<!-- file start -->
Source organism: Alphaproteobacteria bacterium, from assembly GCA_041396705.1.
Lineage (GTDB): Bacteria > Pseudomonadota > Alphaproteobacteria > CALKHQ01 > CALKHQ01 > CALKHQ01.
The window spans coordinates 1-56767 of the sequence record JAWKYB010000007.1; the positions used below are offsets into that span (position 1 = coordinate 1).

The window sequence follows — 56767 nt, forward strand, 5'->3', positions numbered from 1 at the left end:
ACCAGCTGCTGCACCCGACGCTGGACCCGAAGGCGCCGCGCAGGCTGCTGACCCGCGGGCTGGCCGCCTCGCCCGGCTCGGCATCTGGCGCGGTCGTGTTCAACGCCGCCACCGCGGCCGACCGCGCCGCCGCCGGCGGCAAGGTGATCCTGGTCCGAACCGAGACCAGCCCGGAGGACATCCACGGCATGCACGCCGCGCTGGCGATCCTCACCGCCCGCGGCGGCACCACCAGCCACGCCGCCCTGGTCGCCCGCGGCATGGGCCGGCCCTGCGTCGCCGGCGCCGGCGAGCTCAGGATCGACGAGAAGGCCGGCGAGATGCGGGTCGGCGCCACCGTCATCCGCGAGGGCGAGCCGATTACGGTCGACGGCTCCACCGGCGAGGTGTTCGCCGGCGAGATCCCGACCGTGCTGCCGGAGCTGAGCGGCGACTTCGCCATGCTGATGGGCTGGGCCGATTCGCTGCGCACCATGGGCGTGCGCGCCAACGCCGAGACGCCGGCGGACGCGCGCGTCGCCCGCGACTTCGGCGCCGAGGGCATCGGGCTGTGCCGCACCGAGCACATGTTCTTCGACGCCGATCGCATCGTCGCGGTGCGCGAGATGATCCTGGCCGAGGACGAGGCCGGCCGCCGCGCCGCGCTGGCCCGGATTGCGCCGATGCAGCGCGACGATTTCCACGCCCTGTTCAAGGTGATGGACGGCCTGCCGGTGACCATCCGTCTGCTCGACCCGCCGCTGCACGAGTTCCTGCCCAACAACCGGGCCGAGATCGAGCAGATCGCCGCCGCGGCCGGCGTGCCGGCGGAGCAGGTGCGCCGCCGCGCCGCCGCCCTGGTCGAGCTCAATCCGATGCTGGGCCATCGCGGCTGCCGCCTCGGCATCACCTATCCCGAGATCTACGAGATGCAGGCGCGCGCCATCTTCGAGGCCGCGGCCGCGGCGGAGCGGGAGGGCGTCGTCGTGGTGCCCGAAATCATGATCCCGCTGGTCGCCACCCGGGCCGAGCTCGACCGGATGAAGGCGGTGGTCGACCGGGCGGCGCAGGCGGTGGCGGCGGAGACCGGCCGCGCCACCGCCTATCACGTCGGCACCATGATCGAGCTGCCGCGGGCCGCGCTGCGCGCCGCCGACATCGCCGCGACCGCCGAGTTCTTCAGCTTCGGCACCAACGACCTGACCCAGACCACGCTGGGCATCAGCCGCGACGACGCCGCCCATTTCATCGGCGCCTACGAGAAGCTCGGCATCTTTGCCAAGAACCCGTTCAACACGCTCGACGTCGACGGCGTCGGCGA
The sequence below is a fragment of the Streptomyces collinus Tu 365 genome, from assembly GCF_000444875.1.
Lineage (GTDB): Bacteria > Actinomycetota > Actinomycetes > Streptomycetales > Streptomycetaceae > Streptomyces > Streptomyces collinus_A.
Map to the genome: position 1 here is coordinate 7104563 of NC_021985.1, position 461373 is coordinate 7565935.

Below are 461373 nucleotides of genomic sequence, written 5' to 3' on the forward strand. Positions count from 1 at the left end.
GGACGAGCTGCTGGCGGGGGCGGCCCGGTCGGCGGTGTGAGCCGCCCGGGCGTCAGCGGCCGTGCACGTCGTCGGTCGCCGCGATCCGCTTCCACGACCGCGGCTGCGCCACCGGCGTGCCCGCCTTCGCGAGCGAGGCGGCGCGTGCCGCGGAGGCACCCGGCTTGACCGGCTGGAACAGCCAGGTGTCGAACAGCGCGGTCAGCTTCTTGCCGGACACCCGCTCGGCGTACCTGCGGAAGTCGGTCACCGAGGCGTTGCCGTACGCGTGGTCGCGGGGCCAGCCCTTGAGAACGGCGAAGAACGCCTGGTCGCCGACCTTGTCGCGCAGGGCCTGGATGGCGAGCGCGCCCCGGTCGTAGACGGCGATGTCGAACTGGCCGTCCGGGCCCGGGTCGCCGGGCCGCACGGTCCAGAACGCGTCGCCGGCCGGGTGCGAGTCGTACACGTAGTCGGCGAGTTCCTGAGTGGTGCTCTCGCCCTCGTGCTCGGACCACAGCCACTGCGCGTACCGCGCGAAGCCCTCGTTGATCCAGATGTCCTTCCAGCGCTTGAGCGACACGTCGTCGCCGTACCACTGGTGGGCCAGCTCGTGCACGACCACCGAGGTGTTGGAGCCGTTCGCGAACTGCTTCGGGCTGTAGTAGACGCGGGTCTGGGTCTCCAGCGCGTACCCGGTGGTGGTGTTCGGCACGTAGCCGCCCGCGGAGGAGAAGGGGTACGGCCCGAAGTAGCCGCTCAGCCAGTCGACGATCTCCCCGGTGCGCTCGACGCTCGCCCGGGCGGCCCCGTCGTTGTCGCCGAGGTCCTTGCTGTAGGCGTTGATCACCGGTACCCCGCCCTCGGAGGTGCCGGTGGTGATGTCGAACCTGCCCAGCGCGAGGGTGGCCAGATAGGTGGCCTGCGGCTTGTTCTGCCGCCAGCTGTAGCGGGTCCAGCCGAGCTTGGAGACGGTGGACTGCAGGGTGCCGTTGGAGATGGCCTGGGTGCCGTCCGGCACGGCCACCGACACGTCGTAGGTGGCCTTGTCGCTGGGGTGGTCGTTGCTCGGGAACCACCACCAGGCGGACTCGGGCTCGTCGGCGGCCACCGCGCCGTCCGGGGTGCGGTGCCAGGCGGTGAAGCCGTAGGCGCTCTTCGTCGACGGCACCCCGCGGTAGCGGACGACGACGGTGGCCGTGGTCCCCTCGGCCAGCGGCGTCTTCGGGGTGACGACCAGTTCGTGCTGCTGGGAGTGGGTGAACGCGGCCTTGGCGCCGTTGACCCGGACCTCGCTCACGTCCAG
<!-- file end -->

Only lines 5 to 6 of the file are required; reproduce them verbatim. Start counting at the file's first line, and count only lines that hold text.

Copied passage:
ACCAGCTGCTGCACCCGACGCTGGACCCGAAGGCGCCGCGCAGGCTGCTGACCCGCGGGCTGGCCGCCTCGCCCGGCTCGGCATCTGGCGCGGTCGTGTTCAACGCCGCCACCGCGGCCGACCGCGCCGCCGCCGGCGGCAAGGTGATCCTGGTCCGAACCGAGACCAGCCCGGAGGACATCCACGGCATGCACGCCGCGCTGGCGATCCTCACCGCCCGCGGCGGCACCACCAGCCACGCCGCCCTGGTCGCCCGCGGCATGGGCCGGCCCTGCGTCGCCGGCGCCGGCGAGCTCAGGATCGACGAGAAGGCCGGCGAGATGCGGGTCGGCGCCACCGTCATCCGCGAGGGCGAGCCGATTACGGTCGACGGCTCCACCGGCGAGGTGTTCGCCGGCGAGATCCCGACCGTGCTGCCGGAGCTGAGCGGCGACTTCGCCATGCTGATGGGCTGGGCCGATTCGCTGCGCACCATGGGCGTGCGCGCCAACGCCGAGACGCCGGCGGACGCGCGCGTCGCCCGCGACTTCGGCGCCGAGGGCATCGGGCTGTGCCGCACCGAGCACATGTTCTTCGACGCCGATCGCATCGTCGCGGTGCGCGAGATGATCCTGGCCGAGGACGAGGCCGGCCGCCGCGCCGCGCTGGCCCGGATTGCGCCGATGCAGCGCGACGATTTCCACGCCCTGTTCAAGGTGATGGACGGCCTGCCGGTGACCATCCGTCTGCTCGACCCGCCGCTGCACGAGTTCCTGCCCAACAACCGGGCCGAGATCGAGCAGATCGCCGCCGCGGCCGGCGTGCCGGCGGAGCAGGTGCGCCGCCGCGCCGCCGCCCTGGTCGAGCTCAATCCGATGCTGGGCCATCGCGGCTGCCGCCTCGGCATCACCTATCCCGAGATCTACGAGATGCAGGCGCGCGCCATCTTCGAGGCCGCGGCCGCGGCGGAGCGGGAGGGCGTCGTCGTGGTGCCCGAAATCATGATCCCGCTGGTCGCCACCCGGGCCGAGCTCGACCGGATGAAGGCGGTGGTCGACCGGGCGGCGCAGGCGGTGGCGGCGGAGACCGGCCGCGCCACCGCCTATCACGTCGGCACCATGATCGAGCTGCCGCGGGCCGCGCTGCGCGCCGCCGACATCGCCGCGACCGCCGAGTTCTTCAGCTTCGGCACCAACGACCTGACCCAGACCACGCTGGGCATCAGCCGCGACGACGCCGCCCATTTCATCGGCGCCTACGAGAAGCTCGGCATCTTTGCCAAGAACCCGTTCAACACGCTCGACGTCGACGGCGTCGGCGA
The sequence below is a fragment of the Streptomyces collinus Tu 365 genome, from assembly GCF_000444875.1.